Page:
Lowell Residents Raise Concern Over Rock Quarry Development


Community members near Lowell are speaking up Tuesday night to ensure a quarry is not built in their backyards.

The residential meeting was packed wall to wall as dozens gathered to talk about how they plan to make sure this project doesn’t go through.

“I don’t want a rock quarry in my backyard,” said Lowell resident Alfred Jones.

“We as community members, as neighbors, as citizens, as tax payers, as property owners, don’t want this to mar our landscape and to ruin some of the beauty that is Northwest Arkansas,” said Lowell Jade Edster.

The 135 acres off of Old Wire Road are known as the Cross Hollows mines . It is currently operated as a red dirt mine but the benton county planning board is looking at making it into a rock quarry. Nearby residents are concerned about the possibly hazardous construction and are now speaking out.

“Twice a week it’s likes having a small earthquake, you feel it the house shakes,” said Springdale resident Charles Huebner.

Springdale resident Charles Huebner lives next to the sharp quarry and said he is an example of how it will change resident’s quality of life.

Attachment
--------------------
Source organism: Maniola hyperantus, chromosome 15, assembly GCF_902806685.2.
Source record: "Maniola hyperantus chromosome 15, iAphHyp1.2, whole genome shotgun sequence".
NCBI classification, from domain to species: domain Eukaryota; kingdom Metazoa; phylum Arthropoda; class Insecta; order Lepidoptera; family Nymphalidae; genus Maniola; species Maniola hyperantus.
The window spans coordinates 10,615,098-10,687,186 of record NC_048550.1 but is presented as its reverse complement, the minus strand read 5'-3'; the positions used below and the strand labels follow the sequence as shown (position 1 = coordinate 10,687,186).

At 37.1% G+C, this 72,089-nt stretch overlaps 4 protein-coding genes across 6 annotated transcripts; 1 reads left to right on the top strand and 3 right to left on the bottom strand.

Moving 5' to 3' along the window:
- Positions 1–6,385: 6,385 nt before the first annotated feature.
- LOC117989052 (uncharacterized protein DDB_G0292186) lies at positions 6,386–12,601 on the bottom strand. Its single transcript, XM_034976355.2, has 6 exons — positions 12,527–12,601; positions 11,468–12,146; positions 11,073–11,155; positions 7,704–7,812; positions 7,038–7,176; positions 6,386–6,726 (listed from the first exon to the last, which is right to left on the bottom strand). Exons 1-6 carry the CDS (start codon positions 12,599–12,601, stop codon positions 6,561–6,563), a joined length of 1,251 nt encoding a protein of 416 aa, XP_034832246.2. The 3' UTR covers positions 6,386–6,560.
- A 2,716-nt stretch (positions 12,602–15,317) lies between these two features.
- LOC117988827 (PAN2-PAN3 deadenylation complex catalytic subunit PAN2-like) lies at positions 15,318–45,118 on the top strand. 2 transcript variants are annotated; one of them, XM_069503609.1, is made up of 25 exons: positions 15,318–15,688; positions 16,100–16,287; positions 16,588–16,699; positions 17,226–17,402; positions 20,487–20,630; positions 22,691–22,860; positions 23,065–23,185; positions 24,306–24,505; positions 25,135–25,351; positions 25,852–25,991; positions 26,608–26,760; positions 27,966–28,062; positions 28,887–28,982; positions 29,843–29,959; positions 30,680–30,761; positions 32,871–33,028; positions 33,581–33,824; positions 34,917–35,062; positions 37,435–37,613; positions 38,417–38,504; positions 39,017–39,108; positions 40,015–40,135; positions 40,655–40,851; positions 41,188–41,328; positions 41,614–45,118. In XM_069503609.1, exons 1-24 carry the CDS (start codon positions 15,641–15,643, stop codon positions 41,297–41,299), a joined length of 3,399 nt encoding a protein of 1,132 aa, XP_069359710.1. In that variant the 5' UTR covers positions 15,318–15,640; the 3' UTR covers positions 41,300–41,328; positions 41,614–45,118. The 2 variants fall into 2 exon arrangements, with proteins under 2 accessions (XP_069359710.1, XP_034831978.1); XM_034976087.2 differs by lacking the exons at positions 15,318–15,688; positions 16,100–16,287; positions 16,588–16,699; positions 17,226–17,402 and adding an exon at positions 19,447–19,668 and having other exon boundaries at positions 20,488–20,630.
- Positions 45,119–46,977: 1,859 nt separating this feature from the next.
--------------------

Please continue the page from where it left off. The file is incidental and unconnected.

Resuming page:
“Cracked walls, it’s caused footing issues that i’ve had to have repaired. The truck traffic is considerable it creates problems for us, not just being able to get around but it has destroyed our roads over and over,” said Huebner.

According to the U.S. Senate, property values adjacent to quarries decrease by 30 percent. If passed, the benton county planning commission told those who live near the mine they will experience “blasting” of the area for an estimated 25 years.

Those relying on wells are concerned the mining will take away the only source of water they have.

“There is no rural water available within a 2 and a half mile area from all of us,” said Jones.

Hueber said he encourages residents to fight against it.

“For these people here, they’ve got an opportunity to say we don’t want this quarry and I sure hope somebody listens to them because their lives are going to be severly impaired,” said Huebner.

We are working with geology and civil engineer experts to get the facts on how construction could affect community members, as every property is different. 

Benton County Planning Director told us in a statement, “This project remains under review by the Benton County Planning Board. Upon consideration of these concerns and the need for additional information from the applicant requested by the Board, the Planning Board tabled the project to the December 5th meeting where the project will be up for consideration again.”

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